The property must be owned by another person and not by the trespasser himself. The main function of this section is to protect the interest of the owners. If the entry made by the trespasser is clear to harm or assault another person then that person is liable under this section.

In Main Pal vs State Of Haryana (2010), the complainant stated that while she and her daughter-in-law were sleeping in her house, around 11:30 PM, the appellant jumped over the wall of her house and broke all the bulbs, and ran away. There were no male members at home at that time and after one hour the appellant came again to her house and touched her daughter-in-law. The Court charged him with the offence of house-trespass with the mala fide intention to assault her daughter-in-law.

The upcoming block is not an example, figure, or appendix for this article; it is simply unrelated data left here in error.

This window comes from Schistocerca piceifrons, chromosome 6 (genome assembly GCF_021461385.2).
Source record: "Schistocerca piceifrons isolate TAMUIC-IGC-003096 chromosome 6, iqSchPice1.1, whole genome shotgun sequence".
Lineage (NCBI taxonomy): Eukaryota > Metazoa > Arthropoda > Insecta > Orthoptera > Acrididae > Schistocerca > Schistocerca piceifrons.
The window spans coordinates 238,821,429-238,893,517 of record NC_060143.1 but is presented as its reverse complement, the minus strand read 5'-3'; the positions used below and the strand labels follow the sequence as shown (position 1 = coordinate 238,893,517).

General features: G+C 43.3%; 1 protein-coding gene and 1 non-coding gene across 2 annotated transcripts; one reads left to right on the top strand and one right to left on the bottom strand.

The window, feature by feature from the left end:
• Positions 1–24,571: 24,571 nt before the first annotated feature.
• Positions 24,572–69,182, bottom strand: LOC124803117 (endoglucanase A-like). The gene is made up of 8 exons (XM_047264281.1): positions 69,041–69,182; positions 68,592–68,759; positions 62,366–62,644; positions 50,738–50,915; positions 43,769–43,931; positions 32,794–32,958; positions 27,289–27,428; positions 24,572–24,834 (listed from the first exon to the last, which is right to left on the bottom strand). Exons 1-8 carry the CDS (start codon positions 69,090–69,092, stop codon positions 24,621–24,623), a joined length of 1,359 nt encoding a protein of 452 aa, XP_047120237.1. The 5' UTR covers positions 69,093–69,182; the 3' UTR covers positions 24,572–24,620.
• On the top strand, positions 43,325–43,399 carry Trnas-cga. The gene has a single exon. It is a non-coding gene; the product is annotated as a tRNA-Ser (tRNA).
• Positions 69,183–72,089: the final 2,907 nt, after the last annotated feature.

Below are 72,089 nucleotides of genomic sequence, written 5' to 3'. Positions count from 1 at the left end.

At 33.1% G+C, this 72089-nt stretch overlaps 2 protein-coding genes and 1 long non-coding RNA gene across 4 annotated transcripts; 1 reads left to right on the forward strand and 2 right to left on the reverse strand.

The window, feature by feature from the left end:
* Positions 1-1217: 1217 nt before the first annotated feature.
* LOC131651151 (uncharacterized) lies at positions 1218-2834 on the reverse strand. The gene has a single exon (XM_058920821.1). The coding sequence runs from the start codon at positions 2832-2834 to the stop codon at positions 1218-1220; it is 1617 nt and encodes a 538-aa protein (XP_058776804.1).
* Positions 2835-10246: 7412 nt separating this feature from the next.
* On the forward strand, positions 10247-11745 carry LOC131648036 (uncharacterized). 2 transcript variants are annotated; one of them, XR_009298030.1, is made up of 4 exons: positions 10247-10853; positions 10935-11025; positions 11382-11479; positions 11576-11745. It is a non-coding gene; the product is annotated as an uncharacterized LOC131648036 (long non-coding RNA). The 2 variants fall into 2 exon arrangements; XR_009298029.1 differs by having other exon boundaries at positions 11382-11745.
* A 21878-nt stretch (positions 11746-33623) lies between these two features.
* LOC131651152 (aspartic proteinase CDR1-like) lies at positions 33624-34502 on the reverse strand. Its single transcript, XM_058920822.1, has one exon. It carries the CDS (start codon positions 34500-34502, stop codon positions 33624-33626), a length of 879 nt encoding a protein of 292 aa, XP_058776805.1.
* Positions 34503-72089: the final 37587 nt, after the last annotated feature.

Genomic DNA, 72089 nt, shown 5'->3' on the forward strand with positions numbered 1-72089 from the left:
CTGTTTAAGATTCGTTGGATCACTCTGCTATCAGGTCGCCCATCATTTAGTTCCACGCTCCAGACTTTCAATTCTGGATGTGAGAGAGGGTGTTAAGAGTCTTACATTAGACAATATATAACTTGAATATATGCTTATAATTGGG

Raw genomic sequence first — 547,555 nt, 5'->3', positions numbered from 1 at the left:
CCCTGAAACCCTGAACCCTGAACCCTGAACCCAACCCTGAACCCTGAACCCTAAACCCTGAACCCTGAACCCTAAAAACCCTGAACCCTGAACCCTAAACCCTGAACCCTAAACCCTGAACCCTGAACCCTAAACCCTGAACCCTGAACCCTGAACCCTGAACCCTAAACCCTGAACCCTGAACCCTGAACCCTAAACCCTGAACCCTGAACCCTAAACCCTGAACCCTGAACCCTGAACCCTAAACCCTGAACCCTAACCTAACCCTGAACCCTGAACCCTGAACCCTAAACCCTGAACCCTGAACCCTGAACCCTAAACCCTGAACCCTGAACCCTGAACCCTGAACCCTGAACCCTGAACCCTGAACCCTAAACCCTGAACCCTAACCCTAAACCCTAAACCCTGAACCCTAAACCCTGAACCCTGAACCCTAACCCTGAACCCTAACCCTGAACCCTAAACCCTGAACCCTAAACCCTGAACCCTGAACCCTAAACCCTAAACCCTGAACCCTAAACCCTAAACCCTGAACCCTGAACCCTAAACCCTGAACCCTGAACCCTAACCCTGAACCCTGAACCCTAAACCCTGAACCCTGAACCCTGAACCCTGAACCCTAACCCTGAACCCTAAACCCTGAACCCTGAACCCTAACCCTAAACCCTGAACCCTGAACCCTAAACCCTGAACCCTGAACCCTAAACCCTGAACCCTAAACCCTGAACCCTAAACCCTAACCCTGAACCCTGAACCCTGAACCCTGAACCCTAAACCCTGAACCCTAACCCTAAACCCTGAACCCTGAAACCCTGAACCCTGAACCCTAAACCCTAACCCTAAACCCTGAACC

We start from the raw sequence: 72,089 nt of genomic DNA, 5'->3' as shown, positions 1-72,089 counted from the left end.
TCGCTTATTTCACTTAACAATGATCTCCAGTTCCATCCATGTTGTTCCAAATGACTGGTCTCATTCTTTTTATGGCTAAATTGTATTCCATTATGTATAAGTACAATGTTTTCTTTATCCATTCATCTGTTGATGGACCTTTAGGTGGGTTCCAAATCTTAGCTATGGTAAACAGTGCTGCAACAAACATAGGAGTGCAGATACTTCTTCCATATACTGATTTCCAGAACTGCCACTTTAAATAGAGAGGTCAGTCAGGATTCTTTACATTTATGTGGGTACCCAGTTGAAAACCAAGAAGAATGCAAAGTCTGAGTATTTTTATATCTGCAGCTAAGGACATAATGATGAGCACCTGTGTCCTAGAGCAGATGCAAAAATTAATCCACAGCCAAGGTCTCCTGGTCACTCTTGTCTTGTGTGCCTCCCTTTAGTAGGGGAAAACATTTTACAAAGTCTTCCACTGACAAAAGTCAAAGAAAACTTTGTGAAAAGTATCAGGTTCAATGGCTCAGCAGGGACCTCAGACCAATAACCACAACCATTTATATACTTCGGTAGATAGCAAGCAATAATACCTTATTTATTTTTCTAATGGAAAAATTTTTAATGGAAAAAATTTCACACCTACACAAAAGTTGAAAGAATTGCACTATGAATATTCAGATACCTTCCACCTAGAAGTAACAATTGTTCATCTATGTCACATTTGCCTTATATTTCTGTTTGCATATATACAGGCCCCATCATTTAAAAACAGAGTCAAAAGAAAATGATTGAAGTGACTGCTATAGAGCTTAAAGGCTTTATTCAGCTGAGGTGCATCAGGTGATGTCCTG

Intention to cause hurt, assault, and wrongful restraint

The intention of the accused is essential to convict the suspect under this section. Accused must commit an offence with an intention to harm, assault, or restrain any person to take possession of such property. Intention can be proved by circumstantial evidence


When someone went into the house of any person with a fictitious warrant to arrest and took that person away without his will. Here, the culprit is punishable under this Section.